Ashley Council, Mellon Scholars Intern

Ashley Council
Mellon Scholars Intern

Mellon Scholars Transcription Project: Ashley Council

In a series of occasional blog posts, participants in our Mellon Scholars Internship and Workshop programs will introduce themselves, discuss their experiences at the Library Company, and share their goals for pursuing careers in the field of early African American history. This program is generously funded by the Andrew W. Mellon Foundation.

Delegates from publications all around the country came together to attend the 1875 Convention of Colored Newspaper Men.  Held in Cincinnati, the convention discussed the formation a self-governing, African-American press association. The delegates believed that establishing a black press organization could rectify some of the shortcomings and failures of the lily-white, mainstream media. Arguing that black opinions and perceptions were not given the same regard as that of whites, one of the central goals was to create a personal organ to disseminate their views and encourage their supporters.  As Peter H. Clark—president the organizing committee—declared: “No white man… can feel our wrongs as acutely or express our wants as fully as a colored.” Further, through this association, they intended to produce and publish articles and images that focus on the social, political, and religious issues and events important to the black community. Finally, they also desired to create an intellectual space in which to not only develop black journalists and writers who were otherwise locked out of mainstream publications, but also to discuss and debate policy, “obtaining that unity of action that comes from unity of views.”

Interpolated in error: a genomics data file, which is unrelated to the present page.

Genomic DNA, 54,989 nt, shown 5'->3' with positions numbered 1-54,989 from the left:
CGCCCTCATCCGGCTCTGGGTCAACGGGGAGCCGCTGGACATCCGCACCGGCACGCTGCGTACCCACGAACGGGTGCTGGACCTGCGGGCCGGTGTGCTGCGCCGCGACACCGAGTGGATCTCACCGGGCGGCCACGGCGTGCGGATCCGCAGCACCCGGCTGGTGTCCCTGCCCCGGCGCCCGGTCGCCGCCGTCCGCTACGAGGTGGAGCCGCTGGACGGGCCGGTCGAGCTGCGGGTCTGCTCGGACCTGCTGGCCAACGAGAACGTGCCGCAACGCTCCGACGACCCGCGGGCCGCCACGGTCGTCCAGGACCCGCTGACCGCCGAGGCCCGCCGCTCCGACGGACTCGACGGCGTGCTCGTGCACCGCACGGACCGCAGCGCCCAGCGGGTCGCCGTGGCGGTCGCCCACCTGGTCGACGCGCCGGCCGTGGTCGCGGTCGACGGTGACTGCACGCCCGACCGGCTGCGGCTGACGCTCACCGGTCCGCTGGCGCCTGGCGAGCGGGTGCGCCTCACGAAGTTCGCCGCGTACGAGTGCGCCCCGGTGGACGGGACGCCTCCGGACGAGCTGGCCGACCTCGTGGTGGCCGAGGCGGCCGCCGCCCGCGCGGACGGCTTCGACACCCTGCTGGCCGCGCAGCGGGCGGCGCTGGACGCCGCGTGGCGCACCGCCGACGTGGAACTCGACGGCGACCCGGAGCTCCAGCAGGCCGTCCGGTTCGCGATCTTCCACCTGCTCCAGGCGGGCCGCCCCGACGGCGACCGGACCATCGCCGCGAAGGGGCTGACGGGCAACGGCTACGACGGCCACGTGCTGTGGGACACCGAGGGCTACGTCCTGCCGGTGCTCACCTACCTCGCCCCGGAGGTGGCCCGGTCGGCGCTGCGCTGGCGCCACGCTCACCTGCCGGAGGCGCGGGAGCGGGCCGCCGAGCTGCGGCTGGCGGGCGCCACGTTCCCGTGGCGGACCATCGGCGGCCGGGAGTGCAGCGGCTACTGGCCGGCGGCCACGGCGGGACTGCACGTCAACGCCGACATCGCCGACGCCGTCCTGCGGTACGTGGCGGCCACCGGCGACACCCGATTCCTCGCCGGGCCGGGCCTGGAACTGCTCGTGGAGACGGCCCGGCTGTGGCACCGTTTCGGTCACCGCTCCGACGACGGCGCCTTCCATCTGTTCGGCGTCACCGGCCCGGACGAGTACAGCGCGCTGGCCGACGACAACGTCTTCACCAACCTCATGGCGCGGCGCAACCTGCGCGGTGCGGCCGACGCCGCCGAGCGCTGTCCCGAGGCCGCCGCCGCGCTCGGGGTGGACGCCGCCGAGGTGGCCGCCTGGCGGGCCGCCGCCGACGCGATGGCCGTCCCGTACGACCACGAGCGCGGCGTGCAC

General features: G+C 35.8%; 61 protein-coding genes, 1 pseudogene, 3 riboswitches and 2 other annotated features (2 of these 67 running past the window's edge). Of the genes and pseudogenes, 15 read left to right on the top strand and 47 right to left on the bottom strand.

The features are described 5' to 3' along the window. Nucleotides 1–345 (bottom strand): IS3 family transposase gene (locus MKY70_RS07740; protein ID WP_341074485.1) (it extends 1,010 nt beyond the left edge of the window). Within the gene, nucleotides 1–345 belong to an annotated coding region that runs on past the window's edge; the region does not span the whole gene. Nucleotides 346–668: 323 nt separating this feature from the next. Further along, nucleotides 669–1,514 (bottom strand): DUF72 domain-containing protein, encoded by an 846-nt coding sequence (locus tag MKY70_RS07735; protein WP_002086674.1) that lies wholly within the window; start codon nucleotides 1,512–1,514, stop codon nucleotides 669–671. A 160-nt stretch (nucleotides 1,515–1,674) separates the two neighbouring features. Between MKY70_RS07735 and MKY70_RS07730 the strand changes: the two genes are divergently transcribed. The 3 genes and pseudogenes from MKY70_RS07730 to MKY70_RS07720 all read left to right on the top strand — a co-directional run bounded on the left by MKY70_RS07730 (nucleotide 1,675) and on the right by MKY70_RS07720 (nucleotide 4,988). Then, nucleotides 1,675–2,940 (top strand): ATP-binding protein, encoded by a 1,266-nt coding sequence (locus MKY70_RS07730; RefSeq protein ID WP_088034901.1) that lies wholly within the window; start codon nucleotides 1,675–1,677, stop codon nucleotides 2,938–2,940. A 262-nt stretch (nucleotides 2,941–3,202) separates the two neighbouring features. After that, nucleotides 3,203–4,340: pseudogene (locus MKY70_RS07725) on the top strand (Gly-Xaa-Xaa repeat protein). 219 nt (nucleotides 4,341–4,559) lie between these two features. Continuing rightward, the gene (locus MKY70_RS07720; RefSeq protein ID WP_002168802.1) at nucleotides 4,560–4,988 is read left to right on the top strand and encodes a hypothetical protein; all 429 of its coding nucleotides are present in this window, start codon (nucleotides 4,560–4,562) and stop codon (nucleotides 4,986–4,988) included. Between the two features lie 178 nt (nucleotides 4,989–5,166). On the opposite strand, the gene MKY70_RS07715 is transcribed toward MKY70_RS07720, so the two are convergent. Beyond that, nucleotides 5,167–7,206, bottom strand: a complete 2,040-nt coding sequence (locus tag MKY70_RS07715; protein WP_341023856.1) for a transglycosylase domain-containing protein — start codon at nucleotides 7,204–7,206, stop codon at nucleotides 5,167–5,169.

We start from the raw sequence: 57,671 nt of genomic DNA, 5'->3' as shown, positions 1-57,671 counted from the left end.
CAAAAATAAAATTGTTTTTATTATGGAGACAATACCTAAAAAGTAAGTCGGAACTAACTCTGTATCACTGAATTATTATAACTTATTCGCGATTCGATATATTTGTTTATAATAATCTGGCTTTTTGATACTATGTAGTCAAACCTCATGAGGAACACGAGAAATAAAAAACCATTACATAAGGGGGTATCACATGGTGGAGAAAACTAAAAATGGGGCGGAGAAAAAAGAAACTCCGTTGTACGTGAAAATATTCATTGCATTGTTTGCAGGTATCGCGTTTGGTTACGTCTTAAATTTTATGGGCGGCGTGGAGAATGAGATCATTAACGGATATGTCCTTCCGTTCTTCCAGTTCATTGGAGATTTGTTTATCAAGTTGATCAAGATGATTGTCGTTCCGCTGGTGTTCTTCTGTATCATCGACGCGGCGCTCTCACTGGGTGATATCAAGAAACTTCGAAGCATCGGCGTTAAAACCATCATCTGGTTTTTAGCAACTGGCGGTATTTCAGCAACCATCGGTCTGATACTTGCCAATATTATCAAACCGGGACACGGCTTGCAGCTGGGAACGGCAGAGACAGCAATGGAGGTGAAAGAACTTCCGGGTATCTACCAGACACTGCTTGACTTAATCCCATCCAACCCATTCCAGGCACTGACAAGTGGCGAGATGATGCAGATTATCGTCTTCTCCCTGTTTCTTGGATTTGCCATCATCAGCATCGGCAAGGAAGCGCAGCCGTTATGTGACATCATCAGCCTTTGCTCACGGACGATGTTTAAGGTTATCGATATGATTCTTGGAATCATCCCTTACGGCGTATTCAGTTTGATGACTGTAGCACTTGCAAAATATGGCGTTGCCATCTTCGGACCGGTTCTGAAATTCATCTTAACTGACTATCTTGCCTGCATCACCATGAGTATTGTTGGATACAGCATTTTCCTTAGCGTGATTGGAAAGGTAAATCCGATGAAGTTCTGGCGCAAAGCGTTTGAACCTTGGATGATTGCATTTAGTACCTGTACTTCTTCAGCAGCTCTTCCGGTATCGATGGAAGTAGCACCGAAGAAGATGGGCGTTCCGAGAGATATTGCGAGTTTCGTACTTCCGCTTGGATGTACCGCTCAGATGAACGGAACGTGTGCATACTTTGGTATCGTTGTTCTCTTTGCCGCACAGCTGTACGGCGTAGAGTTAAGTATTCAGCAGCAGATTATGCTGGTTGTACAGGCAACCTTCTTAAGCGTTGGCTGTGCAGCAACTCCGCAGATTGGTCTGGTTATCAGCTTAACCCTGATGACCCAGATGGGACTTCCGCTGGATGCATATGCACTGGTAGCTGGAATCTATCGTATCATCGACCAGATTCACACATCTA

Before beginning this project, I have never heard of the Colored Conventions. Reading the minutes from this gathering and many others reaffirmed, for me, African-American’s long tradition of intellectualism, collective action, and self-reliance. The documents themselves are typed and well-organized with minimal errors. Within the minutes are eloquently written, complex speeches filled with Greek and Roman allusion and imagery. These rallying speeches were largely aimed at developing and implementing ideologies, policies and practices to be enacted by African-Americans. Also, the documents detail multiple debates between delegates over a range of topics, including the construction of the organization’s constitution. These debates demonstrate black intellectual interest and ability. Finally, as a developing scholar entering a white-dominated field, it is inspiring to see African-Americans carve out a place for themselves in space they supposedly did not belong.